Plant’s Idea Of Ethical Wildcrafting

Plant’s Idea Of Ethical Wildcrafting

I love walking in the woods, locating the plants I will need to make my herbal remedies. I am very lucky, as I live just minutes from a beautiful section of the Bruce Trail, in Hamilton, Ontario. The forest area is considered to be quite similar to a Savannah ecosystem. This provides a much larger array of plants, trees, grasses, berries, nuts, fungi and mosses to choose from than many other areas. Within a span of several kilometers I am treated to deciduous and coniferous woods, open fields, ponds and waterfalls. This allows me to visit hundreds of microclimates all within a day.

Upon one particular hike, I witnessed snow piled within a collection of rocks, and just twenty feet away ferns were flourishing. This is a good example of a microclimate. There are several soil types, each which greatly influences a plants growth, such types as clay, mineral rich soil, dry, moist or sandy. The pH range affects the types of plants able to grow in each area. Some plants can have a negative impact on others, as they release certain toxins to kill their neighbouring plants, giving them the advantage to the sun, soil nutrients and pollination.

There is a current standard in place for wildcrafting. One out of every three plants can be uprooted and used for herbal remedies. We must remember and keep in mind that we are not the only one’s who are gathering from the wild, such as wildlife. To insure future harvests, we should keep in mind that plants are annuals, bi-annuals, and perennials. If we take the whole plant, as in the mint for its essential oil, or all the blooms of a flower are taken, where will be no seeds for next year. The root is the life blood of a plant, taking the entire piece will end the harvest of it in that local. Care must be taken in cutting any and all parts to prevent rot from setting in and killing the plant.

I have spent the last year on sebatical, using this time to study the growth patterns, of several hundred “Herbs”. Developing and perfecting my own method of wildcrafting. Selecting many for the Botanical Medicine process. Making notes of soil types, time of year, temperature, humidity, wind, sun exposure and the types of plants which co-exist well together, and those not so much. Spending well over 2000 hours, I am very proud to say that I have witnessed my plants continue their growth. The location of each plant has been ingrained into my memory and I visit them daily through my regular hikes or runs, to ensure their health.

The approach developed is quite simple. In some herbs I will require the flowering tops, leaves, stems, or root/rhizome. My standard is more complex and much more time consumng. It is a process that in turn saves every plant from extinction. The following just scratches the surface of a few wildcrafting approaches. I have not included in this article: bark, berries, nuts, fungi and ferns.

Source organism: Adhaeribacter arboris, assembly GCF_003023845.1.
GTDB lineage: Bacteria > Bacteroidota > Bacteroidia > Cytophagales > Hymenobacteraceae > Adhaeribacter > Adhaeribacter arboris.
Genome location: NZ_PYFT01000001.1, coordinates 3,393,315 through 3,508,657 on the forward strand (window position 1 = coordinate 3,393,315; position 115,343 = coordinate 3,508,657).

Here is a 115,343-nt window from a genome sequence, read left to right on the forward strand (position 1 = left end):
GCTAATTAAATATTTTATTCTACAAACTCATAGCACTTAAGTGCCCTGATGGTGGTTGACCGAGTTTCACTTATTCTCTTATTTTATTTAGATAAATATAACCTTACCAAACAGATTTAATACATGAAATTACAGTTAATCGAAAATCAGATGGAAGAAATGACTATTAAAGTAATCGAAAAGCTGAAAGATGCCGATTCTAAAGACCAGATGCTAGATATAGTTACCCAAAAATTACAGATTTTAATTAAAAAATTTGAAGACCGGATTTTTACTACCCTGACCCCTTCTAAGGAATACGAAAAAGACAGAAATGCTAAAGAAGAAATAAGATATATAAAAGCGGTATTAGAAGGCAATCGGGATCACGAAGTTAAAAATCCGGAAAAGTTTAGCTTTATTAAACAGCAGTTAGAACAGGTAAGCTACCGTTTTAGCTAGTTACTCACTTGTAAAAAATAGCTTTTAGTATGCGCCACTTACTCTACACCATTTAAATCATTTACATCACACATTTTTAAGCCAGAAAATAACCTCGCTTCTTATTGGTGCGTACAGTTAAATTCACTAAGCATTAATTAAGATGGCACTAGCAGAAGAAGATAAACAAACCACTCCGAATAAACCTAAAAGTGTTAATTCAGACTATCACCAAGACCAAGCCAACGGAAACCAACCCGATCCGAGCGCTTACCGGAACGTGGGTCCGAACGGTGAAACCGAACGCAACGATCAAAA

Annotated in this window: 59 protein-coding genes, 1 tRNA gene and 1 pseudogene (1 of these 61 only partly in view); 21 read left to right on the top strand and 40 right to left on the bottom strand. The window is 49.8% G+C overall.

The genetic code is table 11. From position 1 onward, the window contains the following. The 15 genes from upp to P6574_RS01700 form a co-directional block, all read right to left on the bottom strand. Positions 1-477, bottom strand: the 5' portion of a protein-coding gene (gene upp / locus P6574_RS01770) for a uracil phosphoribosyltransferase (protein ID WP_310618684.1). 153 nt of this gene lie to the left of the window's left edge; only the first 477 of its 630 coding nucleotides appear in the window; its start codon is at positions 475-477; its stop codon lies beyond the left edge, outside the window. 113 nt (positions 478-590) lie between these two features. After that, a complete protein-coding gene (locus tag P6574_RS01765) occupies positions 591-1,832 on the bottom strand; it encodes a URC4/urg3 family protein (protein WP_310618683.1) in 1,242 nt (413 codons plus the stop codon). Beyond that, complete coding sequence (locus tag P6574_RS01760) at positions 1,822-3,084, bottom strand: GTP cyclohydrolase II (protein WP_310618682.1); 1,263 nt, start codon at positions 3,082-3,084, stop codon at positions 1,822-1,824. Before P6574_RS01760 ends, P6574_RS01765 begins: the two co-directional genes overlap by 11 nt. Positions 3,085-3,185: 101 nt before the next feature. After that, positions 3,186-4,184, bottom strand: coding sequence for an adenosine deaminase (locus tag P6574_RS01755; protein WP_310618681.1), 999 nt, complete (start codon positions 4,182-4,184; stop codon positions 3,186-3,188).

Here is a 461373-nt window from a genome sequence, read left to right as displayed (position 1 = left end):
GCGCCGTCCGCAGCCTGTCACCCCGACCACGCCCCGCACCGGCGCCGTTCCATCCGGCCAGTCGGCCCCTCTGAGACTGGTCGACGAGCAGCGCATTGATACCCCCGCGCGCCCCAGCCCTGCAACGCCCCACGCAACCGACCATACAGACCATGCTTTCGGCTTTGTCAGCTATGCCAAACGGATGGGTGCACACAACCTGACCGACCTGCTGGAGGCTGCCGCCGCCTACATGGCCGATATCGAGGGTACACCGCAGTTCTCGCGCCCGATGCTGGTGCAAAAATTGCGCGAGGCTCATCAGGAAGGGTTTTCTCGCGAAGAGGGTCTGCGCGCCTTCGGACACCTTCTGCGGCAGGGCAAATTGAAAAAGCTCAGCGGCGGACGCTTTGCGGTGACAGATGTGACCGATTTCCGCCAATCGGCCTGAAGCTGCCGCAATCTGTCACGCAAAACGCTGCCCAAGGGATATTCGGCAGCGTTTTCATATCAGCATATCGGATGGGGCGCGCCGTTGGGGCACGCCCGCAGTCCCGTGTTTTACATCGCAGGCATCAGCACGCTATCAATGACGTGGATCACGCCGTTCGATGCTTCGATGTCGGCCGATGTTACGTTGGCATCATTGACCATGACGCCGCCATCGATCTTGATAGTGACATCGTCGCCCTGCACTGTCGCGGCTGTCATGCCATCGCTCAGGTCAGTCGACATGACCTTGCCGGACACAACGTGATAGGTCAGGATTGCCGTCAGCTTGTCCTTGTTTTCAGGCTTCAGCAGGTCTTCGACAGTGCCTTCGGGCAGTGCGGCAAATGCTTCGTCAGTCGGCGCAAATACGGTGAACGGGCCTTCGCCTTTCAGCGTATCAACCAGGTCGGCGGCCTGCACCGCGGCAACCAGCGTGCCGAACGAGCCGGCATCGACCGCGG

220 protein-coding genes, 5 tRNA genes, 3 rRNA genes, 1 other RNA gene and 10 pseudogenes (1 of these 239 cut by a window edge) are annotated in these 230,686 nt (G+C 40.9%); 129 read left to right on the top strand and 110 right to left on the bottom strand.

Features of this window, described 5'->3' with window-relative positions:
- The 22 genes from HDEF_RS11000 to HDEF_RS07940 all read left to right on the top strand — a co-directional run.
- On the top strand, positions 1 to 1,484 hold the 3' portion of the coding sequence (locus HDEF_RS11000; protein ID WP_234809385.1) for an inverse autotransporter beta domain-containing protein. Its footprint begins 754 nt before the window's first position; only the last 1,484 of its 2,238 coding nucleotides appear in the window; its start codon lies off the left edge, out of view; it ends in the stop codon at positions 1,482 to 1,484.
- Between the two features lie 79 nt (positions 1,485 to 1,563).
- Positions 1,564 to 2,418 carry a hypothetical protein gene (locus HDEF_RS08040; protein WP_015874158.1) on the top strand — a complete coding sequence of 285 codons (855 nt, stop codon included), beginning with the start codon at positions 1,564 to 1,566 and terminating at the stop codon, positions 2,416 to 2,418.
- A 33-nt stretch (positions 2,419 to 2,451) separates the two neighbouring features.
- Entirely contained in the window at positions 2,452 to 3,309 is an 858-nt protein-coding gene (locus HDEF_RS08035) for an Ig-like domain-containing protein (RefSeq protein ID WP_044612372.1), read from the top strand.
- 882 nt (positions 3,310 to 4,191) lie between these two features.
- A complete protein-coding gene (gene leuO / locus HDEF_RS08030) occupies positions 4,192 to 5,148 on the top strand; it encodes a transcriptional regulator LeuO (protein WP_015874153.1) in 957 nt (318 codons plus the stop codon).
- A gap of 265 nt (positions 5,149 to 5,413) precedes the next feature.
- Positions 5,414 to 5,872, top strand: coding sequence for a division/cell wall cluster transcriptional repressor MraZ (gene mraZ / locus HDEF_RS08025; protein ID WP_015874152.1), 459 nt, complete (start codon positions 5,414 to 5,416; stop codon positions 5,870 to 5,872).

The Approach:

Always picking my herbs in small batches called micro-batches, this allows me to pick the very best wild plants available, untouched and free of pesticides. There are no emmissions from machinery when hand harvesting.

  • When approaching herbs I follow the same standard for leaves and the flowering tops. 5/5 system, Cutting only every 5th flower or leaf from every 5th plant. Never tearing as this will only hurt the plant, and make it much harder for them to heal.
  • When gathering stalks and stem I use the 1/3 rule. Cutting only 1/3 the way down the plant, cutting on an angle allowing the rain to drain off and prevent rotting. Working in the same area it is best to visit only every 5th plant.
  • Harvesting roots is a time consuming process for a small amount, but worth the effort for keeping the plant safe for future use. This may take several hours for a few handfuls. Digging in a circle around the plant, leaving a few inches untouched, this allows the plant to stay connected to the earth. Nudging the plant up on an angle, wiping away some of the soil so you can see where the root begins. Then snipping only the bottom 1/2 of the root. Gently turning it back into place, pushing back it’s own soil, and adding some local mulch and rocks to add extra nutrients to help the plant heal and continue to thrive.

Harvesting from every 5th plant is the best method I’ve discovered to date. I am still in the process of developing a name for this method. As of yet “A Plant’s idea of Ethical Wildcrafting”. I hope that all wildcrafters and foragers can considering the methods they use through the eyes of our most precious and beautiful plants.

Written By April Sunshine Kinsella DNM, RH, CAHP, NT, RMP